The year 2016 ended on a difficult note, with a man accused of multiple counts of sexual assault being elected to the White House. In 2017, women have come out with stories of sexual assault and harassment from prominent figures in media and entertainment, like Harvey Weinstein, Louis C.K. and Matt Lauer. While these accounts were shocking and heartbreaking to read, retribution against these figures has been swift, showing that these industries are starting to take sexual assault seriously. Women are feeling more and more empowered to share their personal experiences with sexual assault, prompting a greater discussion of gender politics in the workplace. These conversations are difficult to have, but they could lead to greater change in the culture of the media industry as a whole. — Christy Kuesel

The popularity of musicals

This year saw a newfound appreciation for musicals as an art form, particularly among young adults who are becoming increasingly aware of the power of musical theater to transform, inspire, and protest. Musicals such as “Be More Chill,” “Dear Evan Hansen” and “Falsettos” are bringing important issues to light with grace and creativity and changing the lives of the adolescents who watch them. The intersection of acting, music and storytelling has encouraged teenagers all over the world to delve into musical theater and continue its path to modernization. By the time 2018 rolls around, don't be surprised if musicals look very different than they did ten years ago: the medium is changing for the better. — Sydny Long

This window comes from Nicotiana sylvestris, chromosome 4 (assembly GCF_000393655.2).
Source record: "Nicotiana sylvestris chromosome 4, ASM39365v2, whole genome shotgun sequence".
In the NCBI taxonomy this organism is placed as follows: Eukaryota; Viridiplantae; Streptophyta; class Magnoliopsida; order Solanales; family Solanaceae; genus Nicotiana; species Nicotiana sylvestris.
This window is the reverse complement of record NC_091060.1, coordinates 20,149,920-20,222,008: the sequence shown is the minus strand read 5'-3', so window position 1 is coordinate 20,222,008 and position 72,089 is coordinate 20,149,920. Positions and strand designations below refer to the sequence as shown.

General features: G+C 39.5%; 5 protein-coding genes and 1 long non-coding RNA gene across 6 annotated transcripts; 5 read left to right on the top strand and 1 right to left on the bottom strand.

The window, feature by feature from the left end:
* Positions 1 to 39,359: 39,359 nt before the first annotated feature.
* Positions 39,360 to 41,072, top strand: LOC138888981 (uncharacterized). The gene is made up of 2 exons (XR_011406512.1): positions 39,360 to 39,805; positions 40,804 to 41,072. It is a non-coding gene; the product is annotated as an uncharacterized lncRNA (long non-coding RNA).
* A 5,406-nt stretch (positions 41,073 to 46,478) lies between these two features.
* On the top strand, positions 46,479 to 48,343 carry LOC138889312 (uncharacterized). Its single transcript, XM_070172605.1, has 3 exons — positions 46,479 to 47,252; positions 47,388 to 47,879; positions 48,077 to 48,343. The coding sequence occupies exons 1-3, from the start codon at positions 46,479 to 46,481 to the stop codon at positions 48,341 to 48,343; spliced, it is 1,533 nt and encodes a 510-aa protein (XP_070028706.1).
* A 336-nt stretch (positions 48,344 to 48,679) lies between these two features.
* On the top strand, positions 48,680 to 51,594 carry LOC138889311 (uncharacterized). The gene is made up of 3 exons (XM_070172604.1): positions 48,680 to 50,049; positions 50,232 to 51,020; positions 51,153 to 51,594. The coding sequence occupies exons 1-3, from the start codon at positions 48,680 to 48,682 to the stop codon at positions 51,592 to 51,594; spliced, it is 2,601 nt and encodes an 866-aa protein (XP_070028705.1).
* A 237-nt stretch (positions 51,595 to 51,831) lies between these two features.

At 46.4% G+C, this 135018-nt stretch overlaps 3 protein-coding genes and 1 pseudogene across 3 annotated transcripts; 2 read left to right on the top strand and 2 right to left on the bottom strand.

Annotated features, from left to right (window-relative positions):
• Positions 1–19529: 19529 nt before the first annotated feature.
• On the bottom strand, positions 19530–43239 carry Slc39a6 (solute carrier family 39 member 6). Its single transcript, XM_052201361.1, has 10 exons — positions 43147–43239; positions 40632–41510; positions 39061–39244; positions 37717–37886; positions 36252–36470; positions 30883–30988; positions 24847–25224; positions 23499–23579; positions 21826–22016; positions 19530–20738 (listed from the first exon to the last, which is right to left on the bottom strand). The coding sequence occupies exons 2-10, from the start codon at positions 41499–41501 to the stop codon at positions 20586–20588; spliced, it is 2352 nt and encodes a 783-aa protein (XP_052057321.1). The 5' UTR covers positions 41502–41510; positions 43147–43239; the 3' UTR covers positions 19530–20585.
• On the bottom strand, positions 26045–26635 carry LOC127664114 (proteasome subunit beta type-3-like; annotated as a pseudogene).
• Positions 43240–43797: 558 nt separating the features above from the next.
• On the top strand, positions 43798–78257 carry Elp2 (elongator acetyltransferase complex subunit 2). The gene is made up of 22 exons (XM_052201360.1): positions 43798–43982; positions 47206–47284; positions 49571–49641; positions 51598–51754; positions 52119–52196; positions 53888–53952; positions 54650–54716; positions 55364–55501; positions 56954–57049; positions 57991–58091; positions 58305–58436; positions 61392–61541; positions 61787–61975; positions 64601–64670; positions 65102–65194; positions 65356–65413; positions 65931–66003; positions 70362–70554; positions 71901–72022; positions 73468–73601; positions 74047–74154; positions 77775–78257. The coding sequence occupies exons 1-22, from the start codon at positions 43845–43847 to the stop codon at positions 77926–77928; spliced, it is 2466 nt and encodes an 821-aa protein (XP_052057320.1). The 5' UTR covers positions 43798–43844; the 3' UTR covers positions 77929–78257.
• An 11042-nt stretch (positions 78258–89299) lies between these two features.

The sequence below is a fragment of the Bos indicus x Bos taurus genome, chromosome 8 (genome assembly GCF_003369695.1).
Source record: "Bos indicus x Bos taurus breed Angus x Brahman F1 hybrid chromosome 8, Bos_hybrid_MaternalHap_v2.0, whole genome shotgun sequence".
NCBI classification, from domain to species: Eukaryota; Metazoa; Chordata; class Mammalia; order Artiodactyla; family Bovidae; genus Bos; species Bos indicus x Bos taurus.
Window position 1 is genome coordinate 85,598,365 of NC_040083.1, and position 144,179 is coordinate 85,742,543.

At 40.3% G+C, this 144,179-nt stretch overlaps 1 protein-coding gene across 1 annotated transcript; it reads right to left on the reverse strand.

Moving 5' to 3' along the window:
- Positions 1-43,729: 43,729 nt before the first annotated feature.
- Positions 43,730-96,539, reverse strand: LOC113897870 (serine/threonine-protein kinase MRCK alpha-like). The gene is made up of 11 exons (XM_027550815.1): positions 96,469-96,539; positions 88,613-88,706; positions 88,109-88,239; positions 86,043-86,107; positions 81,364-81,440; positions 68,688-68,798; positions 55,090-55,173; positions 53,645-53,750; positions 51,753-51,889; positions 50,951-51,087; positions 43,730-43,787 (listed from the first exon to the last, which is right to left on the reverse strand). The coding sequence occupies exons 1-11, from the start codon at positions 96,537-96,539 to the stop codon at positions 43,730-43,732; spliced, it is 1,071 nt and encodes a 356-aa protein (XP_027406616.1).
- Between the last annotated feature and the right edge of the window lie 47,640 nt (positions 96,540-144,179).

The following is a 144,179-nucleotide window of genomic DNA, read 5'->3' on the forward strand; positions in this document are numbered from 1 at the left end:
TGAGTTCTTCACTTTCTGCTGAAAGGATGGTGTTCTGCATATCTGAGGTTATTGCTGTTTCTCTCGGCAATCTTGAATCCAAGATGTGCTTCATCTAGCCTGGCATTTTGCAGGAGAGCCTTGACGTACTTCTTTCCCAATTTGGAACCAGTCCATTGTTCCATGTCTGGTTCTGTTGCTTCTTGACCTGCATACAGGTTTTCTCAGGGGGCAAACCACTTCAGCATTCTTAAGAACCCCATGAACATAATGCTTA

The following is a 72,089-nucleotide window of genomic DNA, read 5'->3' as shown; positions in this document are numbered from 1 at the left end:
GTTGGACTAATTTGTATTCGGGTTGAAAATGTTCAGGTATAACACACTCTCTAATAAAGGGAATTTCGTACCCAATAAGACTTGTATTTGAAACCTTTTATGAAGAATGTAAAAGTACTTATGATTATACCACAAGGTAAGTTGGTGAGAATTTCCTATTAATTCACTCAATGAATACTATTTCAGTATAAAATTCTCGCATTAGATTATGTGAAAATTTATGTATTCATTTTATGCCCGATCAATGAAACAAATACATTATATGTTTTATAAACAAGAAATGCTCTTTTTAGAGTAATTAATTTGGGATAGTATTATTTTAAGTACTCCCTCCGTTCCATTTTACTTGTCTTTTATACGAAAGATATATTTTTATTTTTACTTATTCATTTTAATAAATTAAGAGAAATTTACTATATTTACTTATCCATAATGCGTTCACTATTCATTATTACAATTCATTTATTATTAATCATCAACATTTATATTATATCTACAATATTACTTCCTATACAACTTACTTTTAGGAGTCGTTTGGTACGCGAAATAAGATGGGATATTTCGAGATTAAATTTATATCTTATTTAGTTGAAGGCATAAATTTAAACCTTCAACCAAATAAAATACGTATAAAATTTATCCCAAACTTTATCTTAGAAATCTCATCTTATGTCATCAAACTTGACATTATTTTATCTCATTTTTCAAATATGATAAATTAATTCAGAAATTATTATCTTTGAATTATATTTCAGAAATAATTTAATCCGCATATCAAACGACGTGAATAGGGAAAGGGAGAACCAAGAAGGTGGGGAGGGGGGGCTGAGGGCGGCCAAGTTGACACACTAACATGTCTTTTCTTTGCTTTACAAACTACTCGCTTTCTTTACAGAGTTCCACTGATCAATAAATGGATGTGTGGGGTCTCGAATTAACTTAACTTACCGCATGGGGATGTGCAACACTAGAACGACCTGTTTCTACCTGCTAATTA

ZenFish

ZenFish is not only bringing poké to Durham, but expanding the city’s already robust farm-to-table movement. By offering tours of the farms they source from, ZenFish allows consumers to learn exactly where and how their food is produced while at the same time promoting the work of farmers in the area. ZenFish expands the array of food options in Durham and expands the participation of local communities in the farm-to-table movement. — Georgina Del Vecho

Perkins Library’s “Humans of Paris” exhibit

It’s a very interesting exhibit about memes and stereotypes in 19th-century Paris, but it’s still very relevant and relatable today. How should we think about social or political comments in the forms of memes today? Should we just laugh it off, or should we think critically about it? I had a very enjoyable conversation with the curator of the exhibit, Kathryn Desplanque — her insights about the importance of history and a different perspective on art history were very thoughtful. — Eva Hong